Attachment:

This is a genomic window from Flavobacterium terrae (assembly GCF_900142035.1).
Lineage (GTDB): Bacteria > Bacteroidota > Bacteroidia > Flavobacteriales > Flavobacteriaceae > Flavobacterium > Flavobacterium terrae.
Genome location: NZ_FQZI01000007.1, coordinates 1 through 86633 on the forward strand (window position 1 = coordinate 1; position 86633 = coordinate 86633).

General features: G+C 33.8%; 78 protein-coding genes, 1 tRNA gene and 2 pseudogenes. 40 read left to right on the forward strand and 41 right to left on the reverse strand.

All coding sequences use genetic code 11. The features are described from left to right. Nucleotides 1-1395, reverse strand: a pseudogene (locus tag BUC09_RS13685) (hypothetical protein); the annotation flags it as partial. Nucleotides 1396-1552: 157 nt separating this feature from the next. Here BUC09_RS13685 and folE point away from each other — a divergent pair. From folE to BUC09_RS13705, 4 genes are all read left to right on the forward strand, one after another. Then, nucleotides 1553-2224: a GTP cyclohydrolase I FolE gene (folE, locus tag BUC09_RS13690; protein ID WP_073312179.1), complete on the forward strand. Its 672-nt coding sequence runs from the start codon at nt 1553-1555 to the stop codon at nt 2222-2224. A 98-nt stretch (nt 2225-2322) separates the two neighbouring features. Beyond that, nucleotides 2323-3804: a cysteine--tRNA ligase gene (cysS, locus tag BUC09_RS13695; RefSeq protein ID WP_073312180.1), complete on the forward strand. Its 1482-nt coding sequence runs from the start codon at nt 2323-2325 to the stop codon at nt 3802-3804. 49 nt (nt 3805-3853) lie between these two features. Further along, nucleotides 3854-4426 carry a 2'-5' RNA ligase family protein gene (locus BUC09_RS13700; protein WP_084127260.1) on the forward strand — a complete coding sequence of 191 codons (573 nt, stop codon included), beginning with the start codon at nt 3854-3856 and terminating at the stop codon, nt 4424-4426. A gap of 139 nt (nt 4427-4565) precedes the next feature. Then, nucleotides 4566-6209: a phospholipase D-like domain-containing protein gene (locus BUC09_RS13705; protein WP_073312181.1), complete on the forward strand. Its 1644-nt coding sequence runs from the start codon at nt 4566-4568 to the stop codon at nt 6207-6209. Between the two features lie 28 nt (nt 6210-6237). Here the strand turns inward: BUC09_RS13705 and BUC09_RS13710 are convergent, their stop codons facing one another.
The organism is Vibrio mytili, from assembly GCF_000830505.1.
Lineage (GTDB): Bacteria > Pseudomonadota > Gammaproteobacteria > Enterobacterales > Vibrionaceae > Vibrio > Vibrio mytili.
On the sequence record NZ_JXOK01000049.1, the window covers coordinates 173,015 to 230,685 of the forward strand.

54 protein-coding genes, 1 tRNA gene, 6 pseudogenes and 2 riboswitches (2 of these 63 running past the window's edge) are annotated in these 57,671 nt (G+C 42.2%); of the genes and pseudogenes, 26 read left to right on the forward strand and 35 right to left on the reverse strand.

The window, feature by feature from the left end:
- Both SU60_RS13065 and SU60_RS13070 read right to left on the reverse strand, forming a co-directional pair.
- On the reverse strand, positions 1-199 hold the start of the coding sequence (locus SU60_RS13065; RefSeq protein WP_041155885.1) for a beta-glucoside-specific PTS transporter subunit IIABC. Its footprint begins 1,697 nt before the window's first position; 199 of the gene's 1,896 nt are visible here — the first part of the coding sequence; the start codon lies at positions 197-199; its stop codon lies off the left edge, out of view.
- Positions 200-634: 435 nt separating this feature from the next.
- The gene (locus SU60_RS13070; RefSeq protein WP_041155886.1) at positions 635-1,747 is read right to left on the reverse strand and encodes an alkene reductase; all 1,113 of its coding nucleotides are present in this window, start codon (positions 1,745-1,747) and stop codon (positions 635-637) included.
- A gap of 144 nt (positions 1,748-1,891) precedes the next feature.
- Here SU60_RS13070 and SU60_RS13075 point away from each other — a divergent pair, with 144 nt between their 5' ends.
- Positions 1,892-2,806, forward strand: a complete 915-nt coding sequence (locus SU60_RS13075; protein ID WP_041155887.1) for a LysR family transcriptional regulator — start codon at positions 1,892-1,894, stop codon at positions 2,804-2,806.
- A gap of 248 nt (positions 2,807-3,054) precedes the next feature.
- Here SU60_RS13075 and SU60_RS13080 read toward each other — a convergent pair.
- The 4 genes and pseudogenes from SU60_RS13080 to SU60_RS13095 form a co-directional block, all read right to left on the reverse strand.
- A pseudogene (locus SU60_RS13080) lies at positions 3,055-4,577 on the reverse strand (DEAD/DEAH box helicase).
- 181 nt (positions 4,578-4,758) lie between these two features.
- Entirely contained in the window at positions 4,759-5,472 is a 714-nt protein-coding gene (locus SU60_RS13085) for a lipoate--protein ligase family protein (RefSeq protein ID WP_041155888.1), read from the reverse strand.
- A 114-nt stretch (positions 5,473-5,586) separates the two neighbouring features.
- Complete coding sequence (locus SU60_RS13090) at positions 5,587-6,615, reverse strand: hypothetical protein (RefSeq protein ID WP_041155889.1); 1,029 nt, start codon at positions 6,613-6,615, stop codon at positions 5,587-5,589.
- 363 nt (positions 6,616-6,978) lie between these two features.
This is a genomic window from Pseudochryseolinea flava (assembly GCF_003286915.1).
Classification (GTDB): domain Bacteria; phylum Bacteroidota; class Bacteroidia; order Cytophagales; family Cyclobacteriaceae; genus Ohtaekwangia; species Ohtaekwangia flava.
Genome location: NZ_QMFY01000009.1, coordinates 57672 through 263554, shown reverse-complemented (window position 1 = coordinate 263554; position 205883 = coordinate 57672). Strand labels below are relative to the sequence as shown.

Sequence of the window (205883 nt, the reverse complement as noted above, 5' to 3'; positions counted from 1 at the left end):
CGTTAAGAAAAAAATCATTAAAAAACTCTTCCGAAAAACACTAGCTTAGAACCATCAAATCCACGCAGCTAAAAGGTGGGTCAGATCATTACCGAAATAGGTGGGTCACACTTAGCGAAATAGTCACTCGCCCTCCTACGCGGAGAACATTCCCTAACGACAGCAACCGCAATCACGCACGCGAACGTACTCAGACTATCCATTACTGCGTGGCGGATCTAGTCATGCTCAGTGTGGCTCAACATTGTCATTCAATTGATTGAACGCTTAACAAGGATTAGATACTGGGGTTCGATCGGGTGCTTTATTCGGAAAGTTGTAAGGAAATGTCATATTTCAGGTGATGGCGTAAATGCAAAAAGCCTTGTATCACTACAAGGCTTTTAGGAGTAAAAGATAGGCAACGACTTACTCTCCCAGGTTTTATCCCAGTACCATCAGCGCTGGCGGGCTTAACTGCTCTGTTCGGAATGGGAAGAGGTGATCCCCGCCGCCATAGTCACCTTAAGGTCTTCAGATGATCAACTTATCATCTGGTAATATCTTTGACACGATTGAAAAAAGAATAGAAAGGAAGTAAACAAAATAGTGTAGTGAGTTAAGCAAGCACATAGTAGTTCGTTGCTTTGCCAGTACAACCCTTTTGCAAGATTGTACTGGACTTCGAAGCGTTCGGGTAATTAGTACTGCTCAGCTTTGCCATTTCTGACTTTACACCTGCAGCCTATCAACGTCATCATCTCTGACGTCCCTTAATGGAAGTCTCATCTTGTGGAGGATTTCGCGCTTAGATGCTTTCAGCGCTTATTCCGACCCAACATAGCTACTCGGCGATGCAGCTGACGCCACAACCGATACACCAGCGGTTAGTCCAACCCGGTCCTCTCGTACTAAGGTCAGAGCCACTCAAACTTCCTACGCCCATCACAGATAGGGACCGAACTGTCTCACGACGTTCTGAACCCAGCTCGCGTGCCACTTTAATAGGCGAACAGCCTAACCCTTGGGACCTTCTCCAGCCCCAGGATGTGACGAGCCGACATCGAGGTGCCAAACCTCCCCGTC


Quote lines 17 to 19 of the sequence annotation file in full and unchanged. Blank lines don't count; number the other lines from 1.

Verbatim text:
- Positions 1,892-2,806, forward strand: a complete 915-nt coding sequence (locus SU60_RS13075; protein ID WP_041155887.1) for a LysR family transcriptional regulator — start codon at positions 1,892-1,894, stop codon at positions 2,804-2,806.
- A gap of 248 nt (positions 2,807-3,054) precedes the next feature.
- Here SU60_RS13075 and SU60_RS13080 read toward each other — a convergent pair.